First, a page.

A critical discussion and analysis of The Rule of Law
- Packer contrasts this with the Due Process model
- The crux of the prosecutions case
- The prosecution barrister, William Boyce QC
- The David Shayler case vs. the Burrell trial
- The public had a right to know about certain actions of the MI5
- David Shayler's lack of defense in law in disclosing information to the public
- Responsibility for those who would be injured if he did not take preventative action
- Dame Stella Rimington: It is wrong to make too sharp a distinction between police detectives and spy
- The true relationship between the police and the Crown Prosecution Service
Central to the general idea of the Rule of Law is the specific intention that it involves the rule of the law rather than the rule of the people. Judges hold a position of central importance in the relation to the concept of the Rule of Law. They are expected to deliver judgment in a completely impartial manner through a strict application of the law, without allowing their personal preference, or favor to any party of the action in their decision .
Nevertheless, decisions in the criminal process system often involve conflicts; the best framework to analysis the criminal justice system is the work of Herbert Packer, developed in the 1960s. Packer suggested that there were two models of evaluation, the Crime Control and the Due Process model. The Crime Control system is based on the suggestion that the criminal conduct is the prime function.
[...] David Shayler believed that the public had a right to know about certain actions of the MI5, but in contradiction, the government, in common with its predecessors, insists that the security and intelligence services must be shielded by total security if they are to function effectively. rejects any system of outside, independent, scrutiny on the grounds that outsiders whether MP's, privy councilor or judges could never be in a position to make judgment about the rights and wrongs of why and how the security services acted as they did in a particular case' The government argued over the years that an independent body which was allowed into the ?barrier of security' would have no effective function as it would not be able to disclose anything it had learned so would not be economically liable to introduce such an agency. [...]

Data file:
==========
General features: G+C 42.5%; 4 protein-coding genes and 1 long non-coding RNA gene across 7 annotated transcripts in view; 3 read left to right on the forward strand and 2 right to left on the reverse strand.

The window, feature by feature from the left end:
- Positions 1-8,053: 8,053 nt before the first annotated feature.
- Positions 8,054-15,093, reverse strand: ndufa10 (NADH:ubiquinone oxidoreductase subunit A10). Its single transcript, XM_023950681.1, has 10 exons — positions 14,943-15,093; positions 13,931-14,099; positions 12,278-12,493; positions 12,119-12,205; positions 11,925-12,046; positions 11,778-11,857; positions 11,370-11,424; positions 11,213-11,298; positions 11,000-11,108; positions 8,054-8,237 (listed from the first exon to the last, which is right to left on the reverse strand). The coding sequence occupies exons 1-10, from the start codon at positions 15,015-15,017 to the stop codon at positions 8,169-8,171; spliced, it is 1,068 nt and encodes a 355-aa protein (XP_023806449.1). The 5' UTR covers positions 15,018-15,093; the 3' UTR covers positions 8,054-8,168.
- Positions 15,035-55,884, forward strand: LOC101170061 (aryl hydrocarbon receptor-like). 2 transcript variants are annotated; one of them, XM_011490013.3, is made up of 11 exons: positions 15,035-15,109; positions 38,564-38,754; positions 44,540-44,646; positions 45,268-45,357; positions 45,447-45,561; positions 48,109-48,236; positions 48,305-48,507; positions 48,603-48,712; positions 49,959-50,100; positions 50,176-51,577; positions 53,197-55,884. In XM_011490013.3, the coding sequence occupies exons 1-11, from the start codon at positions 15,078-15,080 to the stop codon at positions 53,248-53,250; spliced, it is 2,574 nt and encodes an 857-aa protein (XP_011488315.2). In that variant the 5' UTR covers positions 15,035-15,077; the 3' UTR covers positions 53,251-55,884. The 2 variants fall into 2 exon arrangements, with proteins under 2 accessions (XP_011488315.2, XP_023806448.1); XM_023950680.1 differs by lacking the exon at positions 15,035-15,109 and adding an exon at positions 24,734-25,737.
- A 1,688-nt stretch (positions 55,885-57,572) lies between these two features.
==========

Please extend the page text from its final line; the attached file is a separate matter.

[...] Police therefore frequently construct cases and therefore the screening of the case is obligatory the role of the Crown Prosecution Service who do not have the capability to reconstruct accounts of cases that they are given and weigh it against the ?probability of conviction' as shown in the Burrell case with a skillfully constructed case, the Crown Prosecution Service will see no-lines of re-investigation as there are no loose ends, the version on offer is of course the manipulated version of events as constructed by the police and may not be the true course of events. [...]
[...] Justice Rafferty had justified the secrecy as "to protect Princes William and Harry", and had not been a palace request she confirmed no application for Public Interest Immunity (PII) had been applied for. The crux of the prosecution case against him was that he not had told anyone that he had kept items belonging to the Princess at his home in Farndon. The Queen was not briefed on the way the case was being prepared against Mr. Burrell to avoid any criticism that Buckingham Palace would interfere with the proceedings. [...]